Using Manually-Defined Workload Views

Use the following steps to manually define your own Workload Views, or if you want to see this feature in action, view the following video:

Video: Classifying Workloads to Gain Insights

Figure 1. Video: Classifying Workloads to Gain Insights

For better video quality, click YouTube in the lower right corner of the video player to watch this video on YouTube.com.

  1. In the left menu under Data Warehouse, select Summary, and click the arrow next to the date range in the upper right corner of the page to select the date range for the workloads you want to analyze:



  2. In the left menu, under the Data Warehouse heading, select Define New > Manually define view. Then click Define New:



  3. On the Define Data Warehouse Workload View page where you can define a set of criteria that enables you to analyze a specific set of queries. For example, you can review all failed queries using a specific database that are subject to a fifteen second SLA:



    The above workload view definition, which is named my_dino_view, monitors queries that use the dino database. When 15 percent of these queries miss a 15s SLA, that is total query execution time exceeds 15 seconds, then the workload is flagged with a failing status.

  4. After specifying your criteria, click Preview and a summary of the queries matching this criteria displays:



  5. If you are satisfied with the results of the criteria you specified, click Save in the lower right hand corner of the page.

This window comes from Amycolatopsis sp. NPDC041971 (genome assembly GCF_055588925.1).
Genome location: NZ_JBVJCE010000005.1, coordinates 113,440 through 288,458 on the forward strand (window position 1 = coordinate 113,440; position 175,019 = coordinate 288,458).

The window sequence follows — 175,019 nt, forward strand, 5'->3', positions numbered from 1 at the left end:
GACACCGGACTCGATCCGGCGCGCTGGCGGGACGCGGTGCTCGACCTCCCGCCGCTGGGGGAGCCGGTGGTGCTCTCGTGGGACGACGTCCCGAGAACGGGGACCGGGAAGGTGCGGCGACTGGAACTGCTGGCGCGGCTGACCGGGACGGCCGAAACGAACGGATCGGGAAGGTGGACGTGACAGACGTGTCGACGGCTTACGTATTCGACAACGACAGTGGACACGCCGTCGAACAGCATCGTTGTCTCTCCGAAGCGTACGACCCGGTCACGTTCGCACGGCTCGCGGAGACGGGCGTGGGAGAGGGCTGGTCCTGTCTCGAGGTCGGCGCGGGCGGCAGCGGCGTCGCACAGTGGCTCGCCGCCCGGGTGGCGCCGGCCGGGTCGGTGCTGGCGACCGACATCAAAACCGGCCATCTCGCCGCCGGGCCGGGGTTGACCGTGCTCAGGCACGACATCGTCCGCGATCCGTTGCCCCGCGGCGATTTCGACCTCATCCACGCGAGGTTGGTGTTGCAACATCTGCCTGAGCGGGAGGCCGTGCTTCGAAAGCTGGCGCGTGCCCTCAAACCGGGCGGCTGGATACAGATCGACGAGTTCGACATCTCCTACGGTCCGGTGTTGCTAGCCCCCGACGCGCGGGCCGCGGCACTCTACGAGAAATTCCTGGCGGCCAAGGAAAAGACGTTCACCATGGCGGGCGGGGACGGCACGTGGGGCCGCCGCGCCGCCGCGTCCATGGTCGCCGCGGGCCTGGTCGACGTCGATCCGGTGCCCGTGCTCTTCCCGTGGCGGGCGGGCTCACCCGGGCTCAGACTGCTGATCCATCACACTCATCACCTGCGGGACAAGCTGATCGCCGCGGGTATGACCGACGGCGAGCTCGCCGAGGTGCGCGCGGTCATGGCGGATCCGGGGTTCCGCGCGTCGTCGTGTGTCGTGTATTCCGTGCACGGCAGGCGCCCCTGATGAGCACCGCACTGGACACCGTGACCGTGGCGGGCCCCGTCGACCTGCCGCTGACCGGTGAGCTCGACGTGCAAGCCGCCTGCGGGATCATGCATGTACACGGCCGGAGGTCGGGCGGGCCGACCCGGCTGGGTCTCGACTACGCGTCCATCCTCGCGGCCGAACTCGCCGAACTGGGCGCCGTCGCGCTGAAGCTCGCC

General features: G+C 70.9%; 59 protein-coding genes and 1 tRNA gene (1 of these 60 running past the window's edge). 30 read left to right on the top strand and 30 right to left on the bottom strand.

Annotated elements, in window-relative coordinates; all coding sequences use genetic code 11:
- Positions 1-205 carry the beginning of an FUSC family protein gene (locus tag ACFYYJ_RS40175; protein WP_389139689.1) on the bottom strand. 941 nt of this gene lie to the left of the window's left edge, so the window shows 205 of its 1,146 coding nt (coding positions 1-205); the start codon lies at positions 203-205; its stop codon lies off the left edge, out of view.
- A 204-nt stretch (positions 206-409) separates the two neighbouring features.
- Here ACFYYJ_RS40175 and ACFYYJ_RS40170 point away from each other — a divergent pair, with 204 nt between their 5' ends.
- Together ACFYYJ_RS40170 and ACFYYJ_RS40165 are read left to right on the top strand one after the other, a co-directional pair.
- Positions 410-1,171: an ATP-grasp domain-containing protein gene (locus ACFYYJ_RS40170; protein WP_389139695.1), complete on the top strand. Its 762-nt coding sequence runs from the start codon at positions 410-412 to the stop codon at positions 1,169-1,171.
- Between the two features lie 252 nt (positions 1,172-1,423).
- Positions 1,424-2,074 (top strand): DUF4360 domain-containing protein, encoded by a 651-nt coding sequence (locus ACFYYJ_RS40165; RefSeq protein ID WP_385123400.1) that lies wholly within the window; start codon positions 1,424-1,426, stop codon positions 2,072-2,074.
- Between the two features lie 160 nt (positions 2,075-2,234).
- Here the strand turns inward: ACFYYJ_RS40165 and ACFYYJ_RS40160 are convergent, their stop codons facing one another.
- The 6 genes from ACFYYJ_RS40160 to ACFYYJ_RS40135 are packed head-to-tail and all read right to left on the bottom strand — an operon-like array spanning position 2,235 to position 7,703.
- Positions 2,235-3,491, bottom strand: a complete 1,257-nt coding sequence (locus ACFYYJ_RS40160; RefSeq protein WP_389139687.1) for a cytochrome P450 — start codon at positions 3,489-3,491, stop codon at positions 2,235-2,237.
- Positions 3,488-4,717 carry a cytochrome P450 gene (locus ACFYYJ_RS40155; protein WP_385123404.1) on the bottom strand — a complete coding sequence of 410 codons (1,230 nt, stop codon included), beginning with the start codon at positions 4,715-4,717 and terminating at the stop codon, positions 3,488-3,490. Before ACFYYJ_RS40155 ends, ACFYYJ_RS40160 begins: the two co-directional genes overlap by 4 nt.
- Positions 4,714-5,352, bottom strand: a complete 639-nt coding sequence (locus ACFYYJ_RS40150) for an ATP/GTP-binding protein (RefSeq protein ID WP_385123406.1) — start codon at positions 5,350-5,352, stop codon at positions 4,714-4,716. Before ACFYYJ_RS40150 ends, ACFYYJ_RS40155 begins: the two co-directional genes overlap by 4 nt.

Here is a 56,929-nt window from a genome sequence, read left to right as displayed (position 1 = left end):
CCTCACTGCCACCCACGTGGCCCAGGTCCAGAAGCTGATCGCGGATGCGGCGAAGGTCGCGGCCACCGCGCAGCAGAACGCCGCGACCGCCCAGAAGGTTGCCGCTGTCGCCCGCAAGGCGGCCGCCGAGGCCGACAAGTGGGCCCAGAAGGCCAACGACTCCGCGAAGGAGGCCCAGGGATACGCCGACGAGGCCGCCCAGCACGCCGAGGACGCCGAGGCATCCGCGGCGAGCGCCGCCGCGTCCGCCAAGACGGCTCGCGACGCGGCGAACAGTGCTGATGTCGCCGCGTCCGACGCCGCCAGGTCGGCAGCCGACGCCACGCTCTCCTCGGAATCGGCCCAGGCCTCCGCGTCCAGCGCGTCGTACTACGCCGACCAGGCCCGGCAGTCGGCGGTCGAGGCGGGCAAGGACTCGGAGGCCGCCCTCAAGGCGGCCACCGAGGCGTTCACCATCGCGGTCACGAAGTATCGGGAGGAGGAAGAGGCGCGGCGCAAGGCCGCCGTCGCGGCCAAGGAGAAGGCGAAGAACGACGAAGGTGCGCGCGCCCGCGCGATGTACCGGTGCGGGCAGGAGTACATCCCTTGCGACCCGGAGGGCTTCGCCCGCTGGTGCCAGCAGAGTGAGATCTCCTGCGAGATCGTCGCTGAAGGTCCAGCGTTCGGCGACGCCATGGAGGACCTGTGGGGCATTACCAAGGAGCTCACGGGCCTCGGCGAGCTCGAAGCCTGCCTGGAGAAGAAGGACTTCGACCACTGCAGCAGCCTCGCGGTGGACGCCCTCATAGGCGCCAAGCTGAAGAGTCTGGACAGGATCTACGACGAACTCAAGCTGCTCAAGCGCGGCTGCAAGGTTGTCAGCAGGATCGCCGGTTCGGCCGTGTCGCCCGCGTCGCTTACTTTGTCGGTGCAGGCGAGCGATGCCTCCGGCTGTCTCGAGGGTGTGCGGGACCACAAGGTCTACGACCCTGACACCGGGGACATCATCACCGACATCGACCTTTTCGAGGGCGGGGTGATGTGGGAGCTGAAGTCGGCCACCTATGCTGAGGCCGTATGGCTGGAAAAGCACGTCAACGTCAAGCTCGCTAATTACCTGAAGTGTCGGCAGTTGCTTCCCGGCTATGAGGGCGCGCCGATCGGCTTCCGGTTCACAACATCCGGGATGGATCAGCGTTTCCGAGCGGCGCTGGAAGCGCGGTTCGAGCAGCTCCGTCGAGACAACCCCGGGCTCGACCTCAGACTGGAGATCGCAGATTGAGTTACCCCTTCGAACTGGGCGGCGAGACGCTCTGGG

6. After saving the workload view, you are returned to the Data Warehouse Workloads page, where your workload appears in the list. Use the search bar to search for your workload and click on the workload to view the workload details:



  7. The detail page for your workload view contains several graphs and tabs you can view to analyze how this group of queries is meeting its SLA. For example:

    • In the Trend region, you can view the counts of executing queries By Status or By Statement Type:



      Click the number under Total Queries, Failed Queries, and Query Active Time to view further details.

    • Also in the Trend region, you can view the number of queries executing concurrently when you click the Concurrency tab:



      In the above example, it shows that the maximum concurrency for this workload view is 20. This means that for the queries in this workload view, a maximum of twenty queries access the same data at the same time during the specified time period. At the bottom of the graph, it shows how concurrency fluctuates over the date range specified for the workload view.

    • You can also view the different statement types contained in the workload view, the active time of the queries, and you can drill down to view more granular details on each query.

    • In the other widgets on the page you can view things like which queries took the most time, what statement type was the most common, and details of failed queries.